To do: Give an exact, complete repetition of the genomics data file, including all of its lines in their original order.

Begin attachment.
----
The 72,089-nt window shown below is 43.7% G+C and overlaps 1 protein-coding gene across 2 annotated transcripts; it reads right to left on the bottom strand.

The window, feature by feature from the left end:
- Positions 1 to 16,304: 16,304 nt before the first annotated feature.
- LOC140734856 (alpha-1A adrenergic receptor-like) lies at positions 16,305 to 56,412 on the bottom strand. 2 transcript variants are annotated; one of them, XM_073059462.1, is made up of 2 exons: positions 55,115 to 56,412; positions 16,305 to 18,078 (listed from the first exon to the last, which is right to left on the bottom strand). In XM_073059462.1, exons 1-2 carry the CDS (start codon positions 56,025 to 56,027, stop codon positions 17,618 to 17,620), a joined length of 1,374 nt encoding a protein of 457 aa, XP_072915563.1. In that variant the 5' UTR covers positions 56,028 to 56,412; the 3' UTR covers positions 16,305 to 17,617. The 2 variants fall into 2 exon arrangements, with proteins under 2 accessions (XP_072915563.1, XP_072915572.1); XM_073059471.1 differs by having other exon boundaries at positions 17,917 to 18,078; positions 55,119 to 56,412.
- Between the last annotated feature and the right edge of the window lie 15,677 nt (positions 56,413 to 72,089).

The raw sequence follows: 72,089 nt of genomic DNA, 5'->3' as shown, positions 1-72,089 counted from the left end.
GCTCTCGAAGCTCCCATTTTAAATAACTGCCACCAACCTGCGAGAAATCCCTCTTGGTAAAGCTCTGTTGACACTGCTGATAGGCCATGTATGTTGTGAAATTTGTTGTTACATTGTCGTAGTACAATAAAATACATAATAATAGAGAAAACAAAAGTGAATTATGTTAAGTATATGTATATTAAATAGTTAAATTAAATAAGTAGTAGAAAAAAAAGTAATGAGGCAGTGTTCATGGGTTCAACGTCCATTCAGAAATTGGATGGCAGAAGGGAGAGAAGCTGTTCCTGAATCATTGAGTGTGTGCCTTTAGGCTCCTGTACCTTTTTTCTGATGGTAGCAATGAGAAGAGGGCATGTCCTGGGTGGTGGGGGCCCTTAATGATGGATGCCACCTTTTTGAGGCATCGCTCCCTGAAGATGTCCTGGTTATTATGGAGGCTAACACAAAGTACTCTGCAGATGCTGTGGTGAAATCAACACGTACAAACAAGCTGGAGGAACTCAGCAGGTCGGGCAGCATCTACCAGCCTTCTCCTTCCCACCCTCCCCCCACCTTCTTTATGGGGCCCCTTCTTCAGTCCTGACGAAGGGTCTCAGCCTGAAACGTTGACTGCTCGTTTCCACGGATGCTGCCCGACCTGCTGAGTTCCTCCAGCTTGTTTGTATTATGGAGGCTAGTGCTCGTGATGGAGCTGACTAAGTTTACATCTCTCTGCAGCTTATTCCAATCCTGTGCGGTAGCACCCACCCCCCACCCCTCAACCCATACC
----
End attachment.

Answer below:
The 72,089-nt window shown below is 43.7% G+C and overlaps 1 protein-coding gene across 2 annotated transcripts; it reads right to left on the bottom strand.

The window, feature by feature from the left end:
- Positions 1 to 16,304: 16,304 nt before the first annotated feature.
- LOC140734856 (alpha-1A adrenergic receptor-like) lies at positions 16,305 to 56,412 on the bottom strand. 2 transcript variants are annotated; one of them, XM_073059462.1, is made up of 2 exons: positions 55,115 to 56,412; positions 16,305 to 18,078 (listed from the first exon to the last, which is right to left on the bottom strand). In XM_073059462.1, exons 1-2 carry the CDS (start codon positions 56,025 to 56,027, stop codon positions 17,618 to 17,620), a joined length of 1,374 nt encoding a protein of 457 aa, XP_072915563.1. In that variant the 5' UTR covers positions 56,028 to 56,412; the 3' UTR covers positions 16,305 to 17,617. The 2 variants fall into 2 exon arrangements, with proteins under 2 accessions (XP_072915563.1, XP_072915572.1); XM_073059471.1 differs by having other exon boundaries at positions 17,917 to 18,078; positions 55,119 to 56,412.
- Between the last annotated feature and the right edge of the window lie 15,677 nt (positions 56,413 to 72,089).

The raw sequence follows: 72,089 nt of genomic DNA, 5'->3' as shown, positions 1-72,089 counted from the left end.
GCTCTCGAAGCTCCCATTTTAAATAACTGCCACCAACCTGCGAGAAATCCCTCTTGGTAAAGCTCTGTTGACACTGCTGATAGGCCATGTATGTTGTGAAATTTGTTGTTACATTGTCGTAGTACAATAAAATACATAATAATAGAGAAAACAAAAGTGAATTATGTTAAGTATATGTATATTAAATAGTTAAATTAAATAAGTAGTAGAAAAAAAAGTAATGAGGCAGTGTTCATGGGTTCAACGTCCATTCAGAAATTGGATGGCAGAAGGGAGAGAAGCTGTTCCTGAATCATTGAGTGTGTGCCTTTAGGCTCCTGTACCTTTTTTCTGATGGTAGCAATGAGAAGAGGGCATGTCCTGGGTGGTGGGGGCCCTTAATGATGGATGCCACCTTTTTGAGGCATCGCTCCCTGAAGATGTCCTGGTTATTATGGAGGCTAACACAAAGTACTCTGCAGATGCTGTGGTGAAATCAACACGTACAAACAAGCTGGAGGAACTCAGCAGGTCGGGCAGCATCTACCAGCCTTCTCCTTCCCACCCTCCCCCCACCTTCTTTATGGGGCCCCTTCTTCAGTCCTGACGAAGGGTCTCAGCCTGAAACGTTGACTGCTCGTTTCCACGGATGCTGCCCGACCTGCTGAGTTCCTCCAGCTTGTTTGTATTATGGAGGCTAGTGCTCGTGATGGAGCTGACTAAGTTTACATCTCTCTGCAGCTTATTCCAATCCTGTGCGGTAGCACCCACCCCCCACCCCTCAACCCATACC